Like many of the dreamers that have moved to Music City over the years, it was a George Strait song that inspired Teddy Robb to make the leap and move to Nashville. For Robb, it was the King of Country’s 2008 single “Troubadour,” an ode to following your passion if there ever was one.
“The song ‘Troubadour’ by George (Strait), it kind of changed everything for me,” Robb tells Wide Open Country. “Just thinking that’s what I want to do. Whatever this feeling is — I’m feeling something that I hope I can make somebody else feel.”
Robb chases that feeling on his debut single “Lead Me On,” released on Aug. 24. Written by Robb, Ryan Beaver, Matt McGinn and Aaron Eshuis, the song is a sultry plea to a love interest. It’s radio-friendly while eschewing formulaic pick-up lines in favor of sincerity and vulnerability.
“I had the title — just thinking about somebody saying ‘I don’t want to lead you on’ and I thought, if they do lead me on at least I have a chance to meet them and be around them,” Robb says. “So I took that in and all the guys jumped on board with it and we wrote it. That never happens — having a first write and it turning out to be something really great. So that was the first time that happened to me. I was like, ‘Oh this is going to be easy.’ [Laughs] Then about a hundred songs later that one still rose to the top.”
The song is the first single from Robb’s upcoming five-song EP and was co-produced by Grammy-winning songwriter Shane McAnally. (Robb also has a publishing deal with McAnally’s Nashville-based publishing company Smack Songs.)
Robb says working with the industry veteran, who’s written hit songs with Kacey Musgraves, Sam Hunt, Miranda Lambert and more, has helped him find his place in the music business.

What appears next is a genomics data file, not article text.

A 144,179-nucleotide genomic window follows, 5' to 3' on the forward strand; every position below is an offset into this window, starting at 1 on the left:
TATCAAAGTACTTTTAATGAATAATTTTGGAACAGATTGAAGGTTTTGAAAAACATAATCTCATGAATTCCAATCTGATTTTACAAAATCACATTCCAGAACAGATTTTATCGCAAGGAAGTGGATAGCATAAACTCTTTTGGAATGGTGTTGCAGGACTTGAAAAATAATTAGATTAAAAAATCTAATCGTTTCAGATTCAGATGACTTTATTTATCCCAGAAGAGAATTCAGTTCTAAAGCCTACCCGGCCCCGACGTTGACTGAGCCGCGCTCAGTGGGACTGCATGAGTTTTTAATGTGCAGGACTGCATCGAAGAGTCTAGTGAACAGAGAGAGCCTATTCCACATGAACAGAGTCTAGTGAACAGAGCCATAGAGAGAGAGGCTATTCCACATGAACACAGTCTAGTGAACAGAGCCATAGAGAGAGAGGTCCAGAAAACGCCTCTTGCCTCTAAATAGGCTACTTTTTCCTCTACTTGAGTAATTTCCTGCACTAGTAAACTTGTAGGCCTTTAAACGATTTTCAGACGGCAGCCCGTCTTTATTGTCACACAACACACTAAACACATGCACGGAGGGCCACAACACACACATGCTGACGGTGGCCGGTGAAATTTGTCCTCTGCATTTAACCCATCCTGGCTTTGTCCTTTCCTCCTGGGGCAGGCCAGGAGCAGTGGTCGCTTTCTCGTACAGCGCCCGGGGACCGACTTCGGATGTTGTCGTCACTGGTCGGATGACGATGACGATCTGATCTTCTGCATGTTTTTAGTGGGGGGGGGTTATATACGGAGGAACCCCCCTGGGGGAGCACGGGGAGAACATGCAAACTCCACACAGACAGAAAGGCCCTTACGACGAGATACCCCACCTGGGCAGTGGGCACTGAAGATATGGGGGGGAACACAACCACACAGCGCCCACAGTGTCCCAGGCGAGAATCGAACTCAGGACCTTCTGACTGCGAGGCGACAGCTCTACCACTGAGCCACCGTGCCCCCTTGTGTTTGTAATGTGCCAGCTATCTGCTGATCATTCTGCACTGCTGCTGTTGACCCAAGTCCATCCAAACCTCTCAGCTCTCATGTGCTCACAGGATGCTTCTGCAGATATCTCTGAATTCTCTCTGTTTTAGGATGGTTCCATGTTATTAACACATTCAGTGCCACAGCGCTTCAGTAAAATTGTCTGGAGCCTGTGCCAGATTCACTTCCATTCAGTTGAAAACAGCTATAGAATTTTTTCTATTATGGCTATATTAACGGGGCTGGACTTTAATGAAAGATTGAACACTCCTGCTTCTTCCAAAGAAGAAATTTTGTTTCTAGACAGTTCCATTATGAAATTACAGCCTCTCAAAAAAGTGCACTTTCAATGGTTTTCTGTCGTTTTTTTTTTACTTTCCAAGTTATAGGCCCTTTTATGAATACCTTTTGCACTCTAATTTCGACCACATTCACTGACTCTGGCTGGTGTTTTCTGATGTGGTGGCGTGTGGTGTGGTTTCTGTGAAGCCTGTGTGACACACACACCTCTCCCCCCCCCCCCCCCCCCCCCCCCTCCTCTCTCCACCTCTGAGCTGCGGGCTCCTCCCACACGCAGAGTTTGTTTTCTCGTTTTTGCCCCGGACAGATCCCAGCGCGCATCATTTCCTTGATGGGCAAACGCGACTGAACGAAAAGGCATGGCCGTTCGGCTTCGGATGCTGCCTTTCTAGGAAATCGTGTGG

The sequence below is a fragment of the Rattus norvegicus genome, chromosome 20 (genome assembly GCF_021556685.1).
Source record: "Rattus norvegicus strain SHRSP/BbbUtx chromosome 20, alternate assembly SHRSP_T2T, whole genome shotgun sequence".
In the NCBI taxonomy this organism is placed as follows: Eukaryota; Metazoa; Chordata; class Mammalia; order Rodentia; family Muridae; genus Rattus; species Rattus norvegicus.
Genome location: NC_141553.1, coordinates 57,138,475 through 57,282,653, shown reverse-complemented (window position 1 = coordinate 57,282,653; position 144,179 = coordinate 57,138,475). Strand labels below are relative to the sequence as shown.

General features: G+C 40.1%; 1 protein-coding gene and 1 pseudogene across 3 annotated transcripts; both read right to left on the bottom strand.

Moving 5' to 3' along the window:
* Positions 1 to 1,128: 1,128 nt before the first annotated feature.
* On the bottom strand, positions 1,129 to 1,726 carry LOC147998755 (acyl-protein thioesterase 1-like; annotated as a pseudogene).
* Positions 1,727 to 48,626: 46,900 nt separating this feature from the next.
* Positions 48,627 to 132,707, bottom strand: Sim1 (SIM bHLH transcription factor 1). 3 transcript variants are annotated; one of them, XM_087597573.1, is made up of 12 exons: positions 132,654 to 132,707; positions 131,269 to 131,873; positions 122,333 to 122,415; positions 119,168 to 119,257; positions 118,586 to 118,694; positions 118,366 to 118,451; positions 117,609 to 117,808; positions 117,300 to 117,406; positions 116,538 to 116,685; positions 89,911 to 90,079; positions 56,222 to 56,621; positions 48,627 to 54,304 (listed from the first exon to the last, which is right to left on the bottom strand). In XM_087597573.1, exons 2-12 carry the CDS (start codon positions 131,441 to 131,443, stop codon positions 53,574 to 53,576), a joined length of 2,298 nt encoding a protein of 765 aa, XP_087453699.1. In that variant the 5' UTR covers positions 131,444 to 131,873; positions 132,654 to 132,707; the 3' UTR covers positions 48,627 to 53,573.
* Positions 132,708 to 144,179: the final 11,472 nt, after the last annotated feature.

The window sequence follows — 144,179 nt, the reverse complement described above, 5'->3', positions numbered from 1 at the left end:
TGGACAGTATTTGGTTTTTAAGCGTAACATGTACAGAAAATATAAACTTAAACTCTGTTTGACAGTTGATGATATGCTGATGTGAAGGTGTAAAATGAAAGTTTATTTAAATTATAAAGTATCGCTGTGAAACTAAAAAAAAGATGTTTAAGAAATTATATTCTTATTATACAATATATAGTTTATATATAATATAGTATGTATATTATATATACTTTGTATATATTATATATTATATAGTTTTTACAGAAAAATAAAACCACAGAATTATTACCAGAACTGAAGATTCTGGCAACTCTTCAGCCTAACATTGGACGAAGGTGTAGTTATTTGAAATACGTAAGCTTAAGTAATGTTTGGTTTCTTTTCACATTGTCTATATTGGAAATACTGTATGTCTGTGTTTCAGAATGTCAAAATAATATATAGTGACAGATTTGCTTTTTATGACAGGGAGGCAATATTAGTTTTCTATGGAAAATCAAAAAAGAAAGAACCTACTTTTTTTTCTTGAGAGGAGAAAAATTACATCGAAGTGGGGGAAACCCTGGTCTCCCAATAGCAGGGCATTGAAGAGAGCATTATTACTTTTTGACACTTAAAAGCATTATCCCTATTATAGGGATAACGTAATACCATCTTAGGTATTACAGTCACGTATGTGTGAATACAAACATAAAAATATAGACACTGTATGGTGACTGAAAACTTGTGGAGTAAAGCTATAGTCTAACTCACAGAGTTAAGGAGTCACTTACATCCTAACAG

“It’s just like a wealth of knowledge there with Shane and I really appreciate every bit of time I get with him. It’s so valuable. Getting to get advice from the best is amazing,” Robb says. “He has a really good ability to read people and make the music match the artists. I feel like he does a really great job with every artist he works with, taking, for instance, Kacey Musgraves or Sam Hunt and bringing out the best in them and having the music match who they are as people.”
Robb first moved to Nashville in 2013, but spent a year living in Vail, Colorado, which he says helped broaden his musical interests.
“When I moved to Nashville, I was learning top 20 songs — all the new Dierks (Bentley) and Luke Bryan and Blake Shelton. I was learning all the Hot Country stuff. Then I moved out to Colorado and I was playing all that stuff and it was really cool and the people that were coming and watching were liking it, but I also found that I was getting (requests for) Bob Dylan and John Prine and Pure Prairie League and John Denver and this whole other side,” Robb says. “So I decided, alright I’ll go home tonight and learn a John Prine song or I’ll go home and learn a John Denver or Bob Dylan or whatever. That opened me up to a whole new genre. I call it mountain music but it’s kind of folky.”
Robb also did his time playing for crowds in bars on Nashville’s lower Broadway, a rite of passage for countless young singers who move to town in search of success.
“When I moved to town the first thing I did was play Broadway. It’s hard. It’s really hard. But I would say for any young performer that just wants to come and start figuring it out, that is where I cut my teeth. It’s where I got comfortable on stage. I never really fronted bands before. I was just playing acoustic and as hard as it was, it was like the foundation of what I’m doing now,” Robb says. “If you’re not good, people can walk into one of those bars and walk right out and have a hundred other artists that they can go listen to. It taught me that when you get people in a room, make sure you show them love. It’s a real skill in keeping those people. If you can keep them, I think you’re gonna be alright going forward.”
With a debut single out and an EP on the way, Robb seems poised for success. It’s a testament to the power of determination and never giving up on a dream — just like George sang about.
“I care so much about what I’m doing. I hope that comes across in my music. I’ve given up a lot to do this and it’s been scary at times. At 25, 26 I was watching my friends start getting their dream jobs and (I was still) playing bar gigs. So I would just want people to know that if you’re going for a dream, you might be right there when you give up. I just kept pushing and eventually I made the connections that I needed,” Robb says. “Don’t ever put boundaries on what you can do in life. If you have a dream, go do it.”